Love, Life & Community · Mental Health & Recovery

Learning To Validate

Life has a way of overwhelming us sometimes. Have you been there? I sure have. The last six months have been very busy for me, as I planned a wedding, moved, adjusted to a new marriage, looked for jobs, and tried to get a new house in order.  I have to admit, I’ve been quite overloaded at points and often downright hard on myself.

Although these specific set of circumstances are unique to my life, I know this feeling of being downtrodden and overwhelmed is universal. Maybe for you it’s the way the laundry never ends, toys litter the floor, and the baby screams his anger about teething. Maybe it’s the way work at the office keeps piling up and you can’t manage to get anyone to respond to your requests. Or maybe you’re experiencing depression or anxiety and  the simple task of getting out of bed and dressed for the day seems incredibly daunting.

Whatever your circumstances, we have all been there. The question isn’t really “Have you ever felt overwhelmed?”. If you’re a human the answer is yes! The real question at hand is “How do you respond to yourself or someone else who is feeling overwhelmed?”

As human beings we like to be in control and have all the answers. Most often, our response to an overwhelmed friend is try to provide a solution, a way to fix their problem. There can be a place for that response, but first we have to meet them in their struggle with love.

When we’re the ones overwhelmed, our response is usually to beat ourselves up. We berate ourselves with: “You should have this together!” “A good mom would always have clean socks for her kids!” “You’ve lived here for three months, surely you could manage to get the pictures on the walls by now!” We can be so hard on ourselves, when it would again be better to meet ourselves with love.

Two years ago I participated in an intensive mental health program designed to assist in recovery from severe depression. Getting better was literally my part-time job, and boy was I hard on myself. My group therapist was a lovely woman with an even lovelier British accent. I could have listened to her all day, (which was good since I had to listen to her for 10 hours a week). If there is one thing I remember most from the group, it’s my therapist repeating her catchphrase to me and others: “It’s understandable.” Sometimes I still hear her British voice repeating that message.

“It’s understandable.” What a simple phrase, yet the very simplicity helps us to take a deep breath. It’s understandable that you’ve had your hands full with a teething baby and didn’t get to the laundry. It’s understandable that you’ve been dealing with so many crises at work and you’ve let some day to day operations slide. It’s understandable that your mental illness makes  getting up in the morning extremely difficult.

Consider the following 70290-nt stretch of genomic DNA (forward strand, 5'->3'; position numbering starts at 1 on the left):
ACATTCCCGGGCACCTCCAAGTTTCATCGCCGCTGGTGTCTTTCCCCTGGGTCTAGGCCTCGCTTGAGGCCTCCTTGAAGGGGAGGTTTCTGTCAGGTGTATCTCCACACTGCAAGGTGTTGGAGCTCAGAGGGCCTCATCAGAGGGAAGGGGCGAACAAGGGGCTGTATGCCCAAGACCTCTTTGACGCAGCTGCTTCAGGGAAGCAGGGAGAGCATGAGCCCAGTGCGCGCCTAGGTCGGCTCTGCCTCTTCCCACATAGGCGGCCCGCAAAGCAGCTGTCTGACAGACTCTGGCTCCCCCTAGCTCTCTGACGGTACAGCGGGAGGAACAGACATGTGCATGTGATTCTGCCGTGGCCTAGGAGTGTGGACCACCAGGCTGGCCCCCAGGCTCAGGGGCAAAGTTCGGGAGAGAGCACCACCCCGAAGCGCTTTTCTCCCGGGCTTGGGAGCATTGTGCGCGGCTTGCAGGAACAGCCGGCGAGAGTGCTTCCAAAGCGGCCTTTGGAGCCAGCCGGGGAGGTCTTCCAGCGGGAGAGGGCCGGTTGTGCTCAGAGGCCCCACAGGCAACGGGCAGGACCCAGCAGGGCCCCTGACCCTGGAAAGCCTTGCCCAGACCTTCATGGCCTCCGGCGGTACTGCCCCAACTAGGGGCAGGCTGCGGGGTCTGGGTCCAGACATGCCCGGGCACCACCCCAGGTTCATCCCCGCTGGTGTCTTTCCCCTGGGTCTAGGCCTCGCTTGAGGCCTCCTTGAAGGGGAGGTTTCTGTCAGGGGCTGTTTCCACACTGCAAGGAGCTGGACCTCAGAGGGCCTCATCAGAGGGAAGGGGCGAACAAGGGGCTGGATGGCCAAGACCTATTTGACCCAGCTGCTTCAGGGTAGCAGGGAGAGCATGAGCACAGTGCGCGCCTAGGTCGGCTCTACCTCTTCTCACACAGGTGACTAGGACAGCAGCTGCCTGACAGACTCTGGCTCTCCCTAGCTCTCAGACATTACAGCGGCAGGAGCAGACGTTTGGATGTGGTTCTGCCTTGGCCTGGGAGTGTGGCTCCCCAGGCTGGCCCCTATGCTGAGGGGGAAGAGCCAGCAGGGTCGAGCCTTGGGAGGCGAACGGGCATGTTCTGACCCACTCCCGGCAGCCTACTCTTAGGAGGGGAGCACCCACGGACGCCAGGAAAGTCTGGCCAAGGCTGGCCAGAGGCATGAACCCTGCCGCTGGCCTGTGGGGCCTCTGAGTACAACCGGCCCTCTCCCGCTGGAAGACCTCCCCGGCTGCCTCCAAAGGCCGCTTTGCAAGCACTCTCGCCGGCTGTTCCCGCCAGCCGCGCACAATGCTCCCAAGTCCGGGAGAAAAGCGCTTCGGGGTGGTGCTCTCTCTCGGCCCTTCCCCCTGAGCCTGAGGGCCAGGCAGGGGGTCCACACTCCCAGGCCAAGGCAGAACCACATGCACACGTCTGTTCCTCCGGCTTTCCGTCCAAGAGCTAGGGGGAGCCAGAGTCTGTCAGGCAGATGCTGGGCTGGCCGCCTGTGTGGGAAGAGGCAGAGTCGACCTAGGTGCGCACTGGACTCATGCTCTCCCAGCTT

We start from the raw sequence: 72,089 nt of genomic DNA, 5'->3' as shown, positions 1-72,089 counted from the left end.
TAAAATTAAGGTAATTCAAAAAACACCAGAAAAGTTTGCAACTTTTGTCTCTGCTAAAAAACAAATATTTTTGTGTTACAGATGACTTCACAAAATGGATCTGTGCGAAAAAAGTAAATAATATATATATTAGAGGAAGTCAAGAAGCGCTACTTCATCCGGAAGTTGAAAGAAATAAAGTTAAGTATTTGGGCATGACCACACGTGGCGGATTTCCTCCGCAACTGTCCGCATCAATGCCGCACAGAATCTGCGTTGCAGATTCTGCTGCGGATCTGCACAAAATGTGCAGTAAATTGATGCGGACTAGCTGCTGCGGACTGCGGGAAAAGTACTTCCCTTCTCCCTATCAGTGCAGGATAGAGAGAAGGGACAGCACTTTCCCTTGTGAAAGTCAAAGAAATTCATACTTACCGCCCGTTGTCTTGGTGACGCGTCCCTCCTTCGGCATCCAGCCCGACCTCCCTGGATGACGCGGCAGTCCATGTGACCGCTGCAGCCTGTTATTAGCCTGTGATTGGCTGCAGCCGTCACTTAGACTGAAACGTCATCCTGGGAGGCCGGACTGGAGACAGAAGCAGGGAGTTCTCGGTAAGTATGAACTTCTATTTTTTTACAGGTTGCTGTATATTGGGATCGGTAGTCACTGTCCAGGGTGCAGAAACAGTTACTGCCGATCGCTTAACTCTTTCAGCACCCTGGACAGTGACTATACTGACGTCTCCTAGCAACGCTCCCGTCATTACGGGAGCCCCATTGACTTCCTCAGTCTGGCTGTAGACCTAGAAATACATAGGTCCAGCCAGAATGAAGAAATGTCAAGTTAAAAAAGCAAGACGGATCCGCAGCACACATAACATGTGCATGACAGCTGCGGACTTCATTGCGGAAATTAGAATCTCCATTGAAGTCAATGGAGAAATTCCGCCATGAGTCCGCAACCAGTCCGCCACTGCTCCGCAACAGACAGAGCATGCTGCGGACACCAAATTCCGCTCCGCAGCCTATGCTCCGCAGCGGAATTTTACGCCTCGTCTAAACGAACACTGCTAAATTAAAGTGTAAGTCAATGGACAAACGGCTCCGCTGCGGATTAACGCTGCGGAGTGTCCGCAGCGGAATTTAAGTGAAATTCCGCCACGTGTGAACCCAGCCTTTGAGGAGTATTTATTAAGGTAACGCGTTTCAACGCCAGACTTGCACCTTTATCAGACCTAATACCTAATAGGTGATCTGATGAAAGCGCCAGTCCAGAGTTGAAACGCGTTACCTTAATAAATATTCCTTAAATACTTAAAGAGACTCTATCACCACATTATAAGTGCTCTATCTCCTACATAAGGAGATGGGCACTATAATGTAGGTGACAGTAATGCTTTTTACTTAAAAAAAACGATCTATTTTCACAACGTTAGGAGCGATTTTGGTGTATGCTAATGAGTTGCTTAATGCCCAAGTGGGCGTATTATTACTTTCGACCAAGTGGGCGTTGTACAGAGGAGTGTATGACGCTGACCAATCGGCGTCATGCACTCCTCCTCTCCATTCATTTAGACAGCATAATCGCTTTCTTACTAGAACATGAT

This simple phrase helps us take a step back from trying to fix our own or other’s problems, and instead enters us into the person’s experience, finding a way to sympathize with the greater stress in their life. The phrase is loving instead of judgmental.

A fancier word for this idea is validation. Validation is defined as, “recognition or affirmation that a person or their feelings or opinions are valid or worthwhile”. At our core as humans, isn’t this what we all want? Before you find practical ways to fix someone’s stress, validate their experience. Before you berate yourself, validate that you feel frustrated or overwhelmed.

Please note that it is important to recognize that validating something does not equate to approval. You can validate someone’s fear of their abuser or frustration at racial injustice, for example, and still take actions to change the situation itself. You can also validate the darkness of experiencing mental illness, while also encouraging someone to see a clinician. Once we feel accepted, loved, and understood, it becomes much easier to actually tackle the practical issues that are so overwhelming.

After years of “sucking it up” as children and young adults, validation is one of the hardest skills to master in our society, yet it is also one of the most critical. Learning to validate yourself is an important step in wellness, self-care, and recovery from mental illness. Learning to validate others enables them to actually feel the love and compassion you already have for them.

Which do you need to work on this week?

The next time you or someone else gets emotional and you open your mouth to respond, stop yourself. Take a deep breath. Try to see the bigger picture and start your next sentence with “It’s understandable”.  Just don’t forget the crucial piece: the British accent!

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